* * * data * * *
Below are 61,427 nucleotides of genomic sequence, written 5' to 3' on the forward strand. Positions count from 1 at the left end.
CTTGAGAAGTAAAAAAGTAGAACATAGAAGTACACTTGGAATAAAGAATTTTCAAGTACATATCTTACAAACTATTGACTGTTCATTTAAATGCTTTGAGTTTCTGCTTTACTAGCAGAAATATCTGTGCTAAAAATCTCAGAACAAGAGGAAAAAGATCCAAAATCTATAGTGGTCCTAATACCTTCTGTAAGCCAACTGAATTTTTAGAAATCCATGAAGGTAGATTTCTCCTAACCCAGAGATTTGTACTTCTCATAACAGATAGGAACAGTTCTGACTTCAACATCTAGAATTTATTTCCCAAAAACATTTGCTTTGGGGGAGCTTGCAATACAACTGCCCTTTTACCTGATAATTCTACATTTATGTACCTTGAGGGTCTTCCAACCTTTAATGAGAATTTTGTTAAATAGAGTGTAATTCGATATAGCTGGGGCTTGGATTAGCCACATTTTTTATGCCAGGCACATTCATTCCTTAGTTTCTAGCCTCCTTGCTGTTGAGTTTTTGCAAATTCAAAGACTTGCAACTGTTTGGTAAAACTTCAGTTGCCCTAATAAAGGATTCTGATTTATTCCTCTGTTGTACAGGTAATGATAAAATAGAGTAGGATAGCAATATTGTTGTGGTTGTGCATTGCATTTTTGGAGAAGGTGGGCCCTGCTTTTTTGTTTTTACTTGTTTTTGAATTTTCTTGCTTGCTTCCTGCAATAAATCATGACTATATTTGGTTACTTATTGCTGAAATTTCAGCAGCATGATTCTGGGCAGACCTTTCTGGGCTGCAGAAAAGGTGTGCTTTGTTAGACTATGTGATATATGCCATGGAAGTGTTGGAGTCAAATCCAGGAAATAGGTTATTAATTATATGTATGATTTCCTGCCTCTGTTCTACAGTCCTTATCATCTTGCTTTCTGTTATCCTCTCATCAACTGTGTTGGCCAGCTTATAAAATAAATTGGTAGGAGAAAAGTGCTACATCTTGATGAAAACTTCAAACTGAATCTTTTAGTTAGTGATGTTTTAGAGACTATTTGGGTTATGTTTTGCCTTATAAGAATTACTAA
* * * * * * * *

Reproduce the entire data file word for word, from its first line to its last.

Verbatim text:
Below are 61,427 nucleotides of genomic sequence, written 5' to 3' on the forward strand. Positions count from 1 at the left end.
CTTGAGAAGTAAAAAAGTAGAACATAGAAGTACACTTGGAATAAAGAATTTTCAAGTACATATCTTACAAACTATTGACTGTTCATTTAAATGCTTTGAGTTTCTGCTTTACTAGCAGAAATATCTGTGCTAAAAATCTCAGAACAAGAGGAAAAAGATCCAAAATCTATAGTGGTCCTAATACCTTCTGTAAGCCAACTGAATTTTTAGAAATCCATGAAGGTAGATTTCTCCTAACCCAGAGATTTGTACTTCTCATAACAGATAGGAACAGTTCTGACTTCAACATCTAGAATTTATTTCCCAAAAACATTTGCTTTGGGGGAGCTTGCAATACAACTGCCCTTTTACCTGATAATTCTACATTTATGTACCTTGAGGGTCTTCCAACCTTTAATGAGAATTTTGTTAAATAGAGTGTAATTCGATATAGCTGGGGCTTGGATTAGCCACATTTTTTATGCCAGGCACATTCATTCCTTAGTTTCTAGCCTCCTTGCTGTTGAGTTTTTGCAAATTCAAAGACTTGCAACTGTTTGGTAAAACTTCAGTTGCCCTAATAAAGGATTCTGATTTATTCCTCTGTTGTACAGGTAATGATAAAATAGAGTAGGATAGCAATATTGTTGTGGTTGTGCATTGCATTTTTGGAGAAGGTGGGCCCTGCTTTTTTGTTTTTACTTGTTTTTGAATTTTCTTGCTTGCTTCCTGCAATAAATCATGACTATATTTGGTTACTTATTGCTGAAATTTCAGCAGCATGATTCTGGGCAGACCTTTCTGGGCTGCAGAAAAGGTGTGCTTTGTTAGACTATGTGATATATGCCATGGAAGTGTTGGAGTCAAATCCAGGAAATAGGTTATTAATTATATGTATGATTTCCTGCCTCTGTTCTACAGTCCTTATCATCTTGCTTTCTGTTATCCTCTCATCAACTGTGTTGGCCAGCTTATAAAATAAATTGGTAGGAGAAAAGTGCTACATCTTGATGAAAACTTCAAACTGAATCTTTTAGTTAGTGATGTTTTAGAGACTATTTGGGTTATGTTTTGCCTTATAAGAATTACTAA